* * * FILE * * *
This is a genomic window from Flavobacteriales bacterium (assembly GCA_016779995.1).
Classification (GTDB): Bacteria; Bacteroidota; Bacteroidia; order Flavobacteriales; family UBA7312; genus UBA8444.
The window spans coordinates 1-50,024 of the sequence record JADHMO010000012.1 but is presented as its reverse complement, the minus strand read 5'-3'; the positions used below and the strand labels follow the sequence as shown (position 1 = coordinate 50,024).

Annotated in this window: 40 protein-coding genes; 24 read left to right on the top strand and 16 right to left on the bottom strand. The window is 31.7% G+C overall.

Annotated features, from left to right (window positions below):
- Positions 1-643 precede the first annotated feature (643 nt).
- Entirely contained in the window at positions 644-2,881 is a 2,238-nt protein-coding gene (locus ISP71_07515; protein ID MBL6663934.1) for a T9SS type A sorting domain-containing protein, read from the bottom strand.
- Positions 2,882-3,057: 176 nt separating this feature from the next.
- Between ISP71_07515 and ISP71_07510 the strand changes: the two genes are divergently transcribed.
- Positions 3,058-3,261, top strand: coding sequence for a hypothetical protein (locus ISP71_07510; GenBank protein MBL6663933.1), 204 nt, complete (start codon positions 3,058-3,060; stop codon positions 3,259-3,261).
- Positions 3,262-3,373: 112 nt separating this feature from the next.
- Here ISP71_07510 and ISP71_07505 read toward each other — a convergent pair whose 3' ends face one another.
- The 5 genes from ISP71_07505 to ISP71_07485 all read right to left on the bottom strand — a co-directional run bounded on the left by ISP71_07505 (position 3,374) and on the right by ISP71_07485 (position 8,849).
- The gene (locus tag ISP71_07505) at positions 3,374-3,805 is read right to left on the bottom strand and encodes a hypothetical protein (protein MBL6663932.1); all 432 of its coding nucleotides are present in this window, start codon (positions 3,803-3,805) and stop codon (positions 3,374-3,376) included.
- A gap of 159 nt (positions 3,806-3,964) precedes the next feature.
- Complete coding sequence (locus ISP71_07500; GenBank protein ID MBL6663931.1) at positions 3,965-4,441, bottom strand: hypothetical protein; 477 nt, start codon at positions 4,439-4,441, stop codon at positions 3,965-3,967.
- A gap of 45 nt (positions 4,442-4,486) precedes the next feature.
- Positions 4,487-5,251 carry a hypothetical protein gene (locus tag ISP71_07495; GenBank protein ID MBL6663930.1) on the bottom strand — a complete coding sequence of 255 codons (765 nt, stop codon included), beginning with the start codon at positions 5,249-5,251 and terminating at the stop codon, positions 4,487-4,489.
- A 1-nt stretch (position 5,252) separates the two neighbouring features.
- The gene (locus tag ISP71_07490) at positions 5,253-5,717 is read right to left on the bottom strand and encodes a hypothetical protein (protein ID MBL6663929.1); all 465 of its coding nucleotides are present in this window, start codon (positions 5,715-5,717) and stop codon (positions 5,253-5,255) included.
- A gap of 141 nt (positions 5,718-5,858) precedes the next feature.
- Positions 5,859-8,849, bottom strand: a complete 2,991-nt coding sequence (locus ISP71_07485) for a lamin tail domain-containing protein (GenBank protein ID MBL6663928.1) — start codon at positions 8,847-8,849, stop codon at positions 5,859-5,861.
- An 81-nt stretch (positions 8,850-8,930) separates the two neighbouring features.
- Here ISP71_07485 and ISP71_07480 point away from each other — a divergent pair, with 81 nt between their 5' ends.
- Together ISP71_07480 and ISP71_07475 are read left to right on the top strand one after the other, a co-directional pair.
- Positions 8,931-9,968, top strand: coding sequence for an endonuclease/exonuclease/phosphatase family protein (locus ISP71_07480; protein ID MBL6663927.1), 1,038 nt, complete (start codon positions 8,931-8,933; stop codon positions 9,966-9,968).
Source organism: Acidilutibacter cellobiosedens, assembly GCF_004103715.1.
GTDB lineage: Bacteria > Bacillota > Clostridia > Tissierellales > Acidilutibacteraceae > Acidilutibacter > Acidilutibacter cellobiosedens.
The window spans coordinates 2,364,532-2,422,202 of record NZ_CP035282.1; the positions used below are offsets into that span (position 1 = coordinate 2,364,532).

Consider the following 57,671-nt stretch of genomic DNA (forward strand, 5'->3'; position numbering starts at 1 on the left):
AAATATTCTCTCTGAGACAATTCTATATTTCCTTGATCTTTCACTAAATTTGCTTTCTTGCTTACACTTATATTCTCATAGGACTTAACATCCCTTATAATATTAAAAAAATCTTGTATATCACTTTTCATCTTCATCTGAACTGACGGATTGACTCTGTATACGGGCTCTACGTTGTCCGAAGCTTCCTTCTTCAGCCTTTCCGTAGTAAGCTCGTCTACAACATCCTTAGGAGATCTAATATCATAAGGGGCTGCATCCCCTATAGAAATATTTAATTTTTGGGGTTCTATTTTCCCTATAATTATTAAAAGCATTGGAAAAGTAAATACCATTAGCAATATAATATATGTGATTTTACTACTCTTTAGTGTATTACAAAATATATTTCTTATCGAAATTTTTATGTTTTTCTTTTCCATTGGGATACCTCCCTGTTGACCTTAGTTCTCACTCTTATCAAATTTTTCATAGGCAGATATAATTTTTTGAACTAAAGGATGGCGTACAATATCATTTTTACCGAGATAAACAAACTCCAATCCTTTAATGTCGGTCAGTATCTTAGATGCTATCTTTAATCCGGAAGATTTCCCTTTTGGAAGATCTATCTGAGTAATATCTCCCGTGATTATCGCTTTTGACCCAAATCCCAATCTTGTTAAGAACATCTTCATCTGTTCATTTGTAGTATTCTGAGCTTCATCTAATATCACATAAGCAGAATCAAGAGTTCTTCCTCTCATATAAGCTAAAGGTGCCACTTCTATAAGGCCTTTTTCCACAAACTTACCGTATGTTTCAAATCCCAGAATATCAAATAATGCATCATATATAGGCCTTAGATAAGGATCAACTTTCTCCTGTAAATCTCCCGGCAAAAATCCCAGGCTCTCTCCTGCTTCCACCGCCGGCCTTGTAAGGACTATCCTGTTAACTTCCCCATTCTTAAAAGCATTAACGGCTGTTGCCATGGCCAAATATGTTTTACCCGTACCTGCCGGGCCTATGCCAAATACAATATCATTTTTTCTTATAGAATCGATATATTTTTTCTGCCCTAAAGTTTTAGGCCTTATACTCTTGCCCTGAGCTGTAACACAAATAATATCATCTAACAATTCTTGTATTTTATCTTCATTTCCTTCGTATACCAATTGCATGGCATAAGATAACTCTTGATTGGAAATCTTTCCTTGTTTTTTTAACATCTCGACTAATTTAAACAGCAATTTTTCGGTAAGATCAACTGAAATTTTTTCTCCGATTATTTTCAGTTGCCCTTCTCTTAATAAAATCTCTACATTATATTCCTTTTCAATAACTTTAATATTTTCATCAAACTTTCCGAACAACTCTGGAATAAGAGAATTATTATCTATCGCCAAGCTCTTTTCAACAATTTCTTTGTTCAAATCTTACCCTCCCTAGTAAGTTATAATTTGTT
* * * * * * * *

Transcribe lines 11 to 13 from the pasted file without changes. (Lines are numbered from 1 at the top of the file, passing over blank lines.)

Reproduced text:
- Positions 3,262-3,373: 112 nt separating this feature from the next.
- Here ISP71_07510 and ISP71_07505 read toward each other — a convergent pair whose 3' ends face one another.
- The 5 genes from ISP71_07505 to ISP71_07485 all read right to left on the bottom strand — a co-directional run bounded on the left by ISP71_07505 (position 3,374) and on the right by ISP71_07485 (position 8,849).